Insurable Interest Upon Divorce
(Provided by National Legal Research Group, Inc.)

Attention: the information on this page pertains to the following case analysis: In re Marriage of Day, 31 Kan. App. 2d 746, 74 P.3d 46 (2003). It is recommended to read this case analysis for a full understanding.

The husband appealed, arguing that the trial court erred by dividing the proceeds. The husbandís first argument was based upon the law of insurance. Under that law, the beneficiary of the policy must have an insurance interest in the life of the insured. In other words, the beneficiary must suffer some loss upon the insuredís death. When the beneficiary suffers such a loss, the proceeds of the policy are not a net profit to the beneficiary; rather, they offset some or all of the loss which the beneficiary would otherwise suffer. Where the beneficiary lacks an insurable interest that is, if there is no loss, so that the beneficiary would stand to receive a net profit upon the death of the insured then life insurance has traditionally been against public policy, for potential profit creates an unwholesome incentive for the beneficiary to act wrongly toward the insured. "[I]nsurance in favor of one who has no interest in the life of the insured, who would be interested in his early death, is contrary to good morals and a sound public policy." Metropolitan Life Insurance Co. v. Elison, 72 Kan. 199, 203, 83 P. 410, 411-12 (1905).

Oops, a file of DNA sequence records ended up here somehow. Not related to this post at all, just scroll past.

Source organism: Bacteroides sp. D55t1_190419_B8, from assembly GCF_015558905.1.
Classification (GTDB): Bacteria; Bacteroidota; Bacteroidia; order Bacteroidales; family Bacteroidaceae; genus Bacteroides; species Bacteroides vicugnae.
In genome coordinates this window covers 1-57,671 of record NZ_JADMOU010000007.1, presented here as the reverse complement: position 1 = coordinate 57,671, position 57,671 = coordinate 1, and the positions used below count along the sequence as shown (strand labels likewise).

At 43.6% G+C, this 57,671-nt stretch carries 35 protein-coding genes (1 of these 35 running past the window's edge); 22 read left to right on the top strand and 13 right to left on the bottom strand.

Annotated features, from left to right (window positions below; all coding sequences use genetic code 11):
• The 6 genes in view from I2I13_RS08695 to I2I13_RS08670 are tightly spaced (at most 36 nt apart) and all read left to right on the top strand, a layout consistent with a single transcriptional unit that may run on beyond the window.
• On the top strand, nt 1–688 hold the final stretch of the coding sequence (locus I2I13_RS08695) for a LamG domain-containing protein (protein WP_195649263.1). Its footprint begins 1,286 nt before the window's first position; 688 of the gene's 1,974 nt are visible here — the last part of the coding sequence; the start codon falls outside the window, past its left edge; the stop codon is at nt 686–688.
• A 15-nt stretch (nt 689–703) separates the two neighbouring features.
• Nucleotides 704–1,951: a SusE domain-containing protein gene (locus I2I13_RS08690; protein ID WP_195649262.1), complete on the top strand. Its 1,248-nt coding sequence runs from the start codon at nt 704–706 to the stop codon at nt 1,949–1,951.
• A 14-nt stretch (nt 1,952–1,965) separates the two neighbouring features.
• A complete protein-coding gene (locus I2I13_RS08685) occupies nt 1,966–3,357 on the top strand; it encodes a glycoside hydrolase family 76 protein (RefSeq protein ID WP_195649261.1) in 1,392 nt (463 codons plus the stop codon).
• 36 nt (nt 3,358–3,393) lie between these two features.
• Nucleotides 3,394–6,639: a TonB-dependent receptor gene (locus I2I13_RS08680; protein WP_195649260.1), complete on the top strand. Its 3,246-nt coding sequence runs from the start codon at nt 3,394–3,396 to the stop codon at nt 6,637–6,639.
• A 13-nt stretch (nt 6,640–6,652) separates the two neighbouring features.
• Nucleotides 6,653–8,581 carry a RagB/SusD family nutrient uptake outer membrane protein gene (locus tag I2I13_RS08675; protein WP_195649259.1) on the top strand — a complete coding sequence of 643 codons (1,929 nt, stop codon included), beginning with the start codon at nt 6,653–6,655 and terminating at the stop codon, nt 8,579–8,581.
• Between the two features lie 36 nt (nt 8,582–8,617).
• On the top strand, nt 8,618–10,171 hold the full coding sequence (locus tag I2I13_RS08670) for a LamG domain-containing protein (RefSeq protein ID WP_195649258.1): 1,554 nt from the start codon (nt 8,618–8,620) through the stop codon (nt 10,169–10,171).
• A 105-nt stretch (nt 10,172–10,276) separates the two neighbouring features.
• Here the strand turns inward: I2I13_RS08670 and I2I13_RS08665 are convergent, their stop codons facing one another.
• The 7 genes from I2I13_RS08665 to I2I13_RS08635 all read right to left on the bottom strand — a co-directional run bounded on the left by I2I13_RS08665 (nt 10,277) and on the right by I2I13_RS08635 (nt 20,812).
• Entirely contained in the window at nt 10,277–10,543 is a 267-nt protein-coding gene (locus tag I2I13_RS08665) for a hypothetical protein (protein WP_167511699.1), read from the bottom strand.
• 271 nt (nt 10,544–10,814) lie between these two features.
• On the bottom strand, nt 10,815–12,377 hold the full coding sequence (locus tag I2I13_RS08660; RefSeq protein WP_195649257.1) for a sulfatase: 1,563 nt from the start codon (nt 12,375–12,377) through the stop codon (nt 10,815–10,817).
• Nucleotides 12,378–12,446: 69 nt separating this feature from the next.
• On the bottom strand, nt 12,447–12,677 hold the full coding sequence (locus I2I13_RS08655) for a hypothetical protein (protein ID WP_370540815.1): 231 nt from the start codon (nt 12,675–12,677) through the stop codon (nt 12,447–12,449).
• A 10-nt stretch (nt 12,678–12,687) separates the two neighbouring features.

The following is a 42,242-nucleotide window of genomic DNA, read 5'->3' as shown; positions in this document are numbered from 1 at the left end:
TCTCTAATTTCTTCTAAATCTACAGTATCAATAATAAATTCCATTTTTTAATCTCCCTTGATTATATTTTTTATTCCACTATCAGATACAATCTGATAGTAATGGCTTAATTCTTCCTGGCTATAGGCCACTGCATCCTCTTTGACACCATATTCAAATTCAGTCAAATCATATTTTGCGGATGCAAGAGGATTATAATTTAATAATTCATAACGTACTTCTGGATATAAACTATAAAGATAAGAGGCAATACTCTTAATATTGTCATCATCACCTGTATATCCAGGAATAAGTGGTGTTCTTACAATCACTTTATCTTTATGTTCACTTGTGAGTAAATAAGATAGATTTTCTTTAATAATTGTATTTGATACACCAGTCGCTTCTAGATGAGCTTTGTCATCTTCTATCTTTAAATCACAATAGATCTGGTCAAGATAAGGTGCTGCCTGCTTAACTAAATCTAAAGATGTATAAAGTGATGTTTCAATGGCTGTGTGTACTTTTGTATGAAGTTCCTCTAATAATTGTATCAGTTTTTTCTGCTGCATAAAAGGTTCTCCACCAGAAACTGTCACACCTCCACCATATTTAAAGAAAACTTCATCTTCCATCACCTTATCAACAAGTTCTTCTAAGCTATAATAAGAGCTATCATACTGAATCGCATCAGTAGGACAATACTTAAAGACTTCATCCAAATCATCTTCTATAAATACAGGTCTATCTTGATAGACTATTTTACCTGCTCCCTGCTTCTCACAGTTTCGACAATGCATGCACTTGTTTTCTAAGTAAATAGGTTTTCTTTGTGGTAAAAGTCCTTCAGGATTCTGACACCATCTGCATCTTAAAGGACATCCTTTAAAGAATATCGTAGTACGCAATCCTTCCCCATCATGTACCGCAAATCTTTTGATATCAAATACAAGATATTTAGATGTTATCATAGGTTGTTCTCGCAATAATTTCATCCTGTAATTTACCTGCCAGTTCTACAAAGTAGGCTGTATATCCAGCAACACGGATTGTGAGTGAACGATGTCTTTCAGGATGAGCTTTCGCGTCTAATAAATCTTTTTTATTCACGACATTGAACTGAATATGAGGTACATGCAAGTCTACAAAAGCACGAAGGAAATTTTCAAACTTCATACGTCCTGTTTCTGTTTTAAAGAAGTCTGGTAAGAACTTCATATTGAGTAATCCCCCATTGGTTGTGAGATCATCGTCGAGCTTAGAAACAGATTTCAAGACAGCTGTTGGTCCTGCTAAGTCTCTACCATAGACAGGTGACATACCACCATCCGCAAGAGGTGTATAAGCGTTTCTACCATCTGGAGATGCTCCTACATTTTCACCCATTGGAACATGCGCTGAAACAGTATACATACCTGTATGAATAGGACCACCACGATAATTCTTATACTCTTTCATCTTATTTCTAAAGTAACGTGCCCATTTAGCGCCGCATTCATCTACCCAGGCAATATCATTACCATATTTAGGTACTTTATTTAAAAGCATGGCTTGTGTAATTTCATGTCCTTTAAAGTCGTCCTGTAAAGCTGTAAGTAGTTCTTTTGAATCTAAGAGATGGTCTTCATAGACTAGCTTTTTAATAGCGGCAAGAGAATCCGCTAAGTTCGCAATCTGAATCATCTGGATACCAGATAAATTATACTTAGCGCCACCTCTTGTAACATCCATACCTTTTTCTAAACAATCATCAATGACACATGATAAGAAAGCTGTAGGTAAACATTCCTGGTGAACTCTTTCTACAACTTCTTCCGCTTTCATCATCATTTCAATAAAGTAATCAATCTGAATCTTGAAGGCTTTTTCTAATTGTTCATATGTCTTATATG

The husband argued that the effect of the trial courtís decision was to make the wife a beneficiary of the policy, when she lacked an insurance interest in the life of the husbandís mother. The appellate court agreed that "the Elison opinion states strong reasons to negate the trial courtís rulings." 31 Kan. App. 2d at 752, 74 P.3d at 51. Clearly, however, the wife did have an insurable interest in the husbandís mother during the marriage, as the motherís death would harm the husband and the business, and would therefore indirectly harm the wife. The court noted that insurance decisions from other states are divided as to whether an insurable interest must exist at all points after the policy is acquired, but found law from the Kansas Supreme Court stating that an insurable interest must exist only when the policy is acquired. Sinclair Refining Co. v. Long, 139 Kan. 632, 32 P.2d 464 (1934). The court therefore held that the disappearance of the wifeís insurable interest after the divorce was not alone a sufficient reason to reverse the trial courtís decision.

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